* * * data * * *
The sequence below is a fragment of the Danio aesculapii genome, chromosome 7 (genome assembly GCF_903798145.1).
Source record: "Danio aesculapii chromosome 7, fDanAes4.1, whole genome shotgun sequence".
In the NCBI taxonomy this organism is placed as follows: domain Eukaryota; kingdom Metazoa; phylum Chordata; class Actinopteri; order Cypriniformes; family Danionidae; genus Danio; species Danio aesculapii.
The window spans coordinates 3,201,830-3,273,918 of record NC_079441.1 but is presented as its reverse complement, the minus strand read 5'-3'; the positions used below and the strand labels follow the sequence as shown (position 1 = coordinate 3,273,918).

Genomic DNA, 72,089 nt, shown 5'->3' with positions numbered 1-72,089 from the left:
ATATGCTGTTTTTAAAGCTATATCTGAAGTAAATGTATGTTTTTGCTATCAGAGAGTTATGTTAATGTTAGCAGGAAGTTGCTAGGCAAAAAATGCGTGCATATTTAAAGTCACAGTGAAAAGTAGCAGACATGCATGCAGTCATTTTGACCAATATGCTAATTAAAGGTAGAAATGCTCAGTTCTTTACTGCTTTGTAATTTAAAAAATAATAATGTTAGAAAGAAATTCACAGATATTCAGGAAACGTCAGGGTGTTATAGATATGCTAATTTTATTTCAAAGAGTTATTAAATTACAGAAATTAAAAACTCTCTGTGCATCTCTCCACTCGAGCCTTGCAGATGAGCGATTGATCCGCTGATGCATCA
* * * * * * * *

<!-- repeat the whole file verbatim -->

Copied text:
The sequence below is a fragment of the Danio aesculapii genome, chromosome 7 (genome assembly GCF_903798145.1).
Source record: "Danio aesculapii chromosome 7, fDanAes4.1, whole genome shotgun sequence".
In the NCBI taxonomy this organism is placed as follows: domain Eukaryota; kingdom Metazoa; phylum Chordata; class Actinopteri; order Cypriniformes; family Danionidae; genus Danio; species Danio aesculapii.
The window spans coordinates 3,201,830-3,273,918 of record NC_079441.1 but is presented as its reverse complement, the minus strand read 5'-3'; the positions used below and the strand labels follow the sequence as shown (position 1 = coordinate 3,273,918).

Genomic DNA, 72,089 nt, shown 5'->3' with positions numbered 1-72,089 from the left:
ATATGCTGTTTTTAAAGCTATATCTGAAGTAAATGTATGTTTTTGCTATCAGAGAGTTATGTTAATGTTAGCAGGAAGTTGCTAGGCAAAAAATGCGTGCATATTTAAAGTCACAGTGAAAAGTAGCAGACATGCATGCAGTCATTTTGACCAATATGCTAATTAAAGGTAGAAATGCTCAGTTCTTTACTGCTTTGTAATTTAAAAAATAATAATGTTAGAAAGAAATTCACAGATATTCAGGAAACGTCAGGGTGTTATAGATATGCTAATTTTATTTCAAAGAGTTATTAAATTACAGAAATTAAAAACTCTCTGTGCATCTCTCCACTCGAGCCTTGCAGATGAGCGATTGATCCGCTGATGCATCA